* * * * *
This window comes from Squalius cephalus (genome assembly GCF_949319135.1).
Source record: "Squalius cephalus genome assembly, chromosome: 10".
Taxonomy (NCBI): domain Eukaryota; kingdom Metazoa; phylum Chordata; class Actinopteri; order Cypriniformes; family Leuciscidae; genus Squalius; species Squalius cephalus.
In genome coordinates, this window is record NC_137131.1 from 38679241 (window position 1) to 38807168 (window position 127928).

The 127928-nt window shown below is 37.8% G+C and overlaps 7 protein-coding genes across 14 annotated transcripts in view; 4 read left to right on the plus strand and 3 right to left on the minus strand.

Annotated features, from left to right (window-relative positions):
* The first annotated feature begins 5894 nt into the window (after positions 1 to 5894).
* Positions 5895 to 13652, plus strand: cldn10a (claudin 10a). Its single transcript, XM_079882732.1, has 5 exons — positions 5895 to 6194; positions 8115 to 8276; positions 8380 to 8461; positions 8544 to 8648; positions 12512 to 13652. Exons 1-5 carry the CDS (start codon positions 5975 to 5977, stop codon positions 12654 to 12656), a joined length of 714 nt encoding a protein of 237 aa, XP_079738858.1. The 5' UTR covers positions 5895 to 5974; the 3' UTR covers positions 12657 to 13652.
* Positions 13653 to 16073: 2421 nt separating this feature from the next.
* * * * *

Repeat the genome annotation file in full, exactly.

This window comes from Squalius cephalus (genome assembly GCF_949319135.1).
Source record: "Squalius cephalus genome assembly, chromosome: 10".
Taxonomy (NCBI): domain Eukaryota; kingdom Metazoa; phylum Chordata; class Actinopteri; order Cypriniformes; family Leuciscidae; genus Squalius; species Squalius cephalus.
In genome coordinates, this window is record NC_137131.1 from 38679241 (window position 1) to 38807168 (window position 127928).

The 127928-nt window shown below is 37.8% G+C and overlaps 7 protein-coding genes across 14 annotated transcripts in view; 4 read left to right on the plus strand and 3 right to left on the minus strand.

Annotated features, from left to right (window-relative positions):
* The first annotated feature begins 5894 nt into the window (after positions 1 to 5894).
* Positions 5895 to 13652, plus strand: cldn10a (claudin 10a). Its single transcript, XM_079882732.1, has 5 exons — positions 5895 to 6194; positions 8115 to 8276; positions 8380 to 8461; positions 8544 to 8648; positions 12512 to 13652. Exons 1-5 carry the CDS (start codon positions 5975 to 5977, stop codon positions 12654 to 12656), a joined length of 714 nt encoding a protein of 237 aa, XP_079738858.1. The 5' UTR covers positions 5895 to 5974; the 3' UTR covers positions 12657 to 13652.
* Positions 13653 to 16073: 2421 nt separating this feature from the next.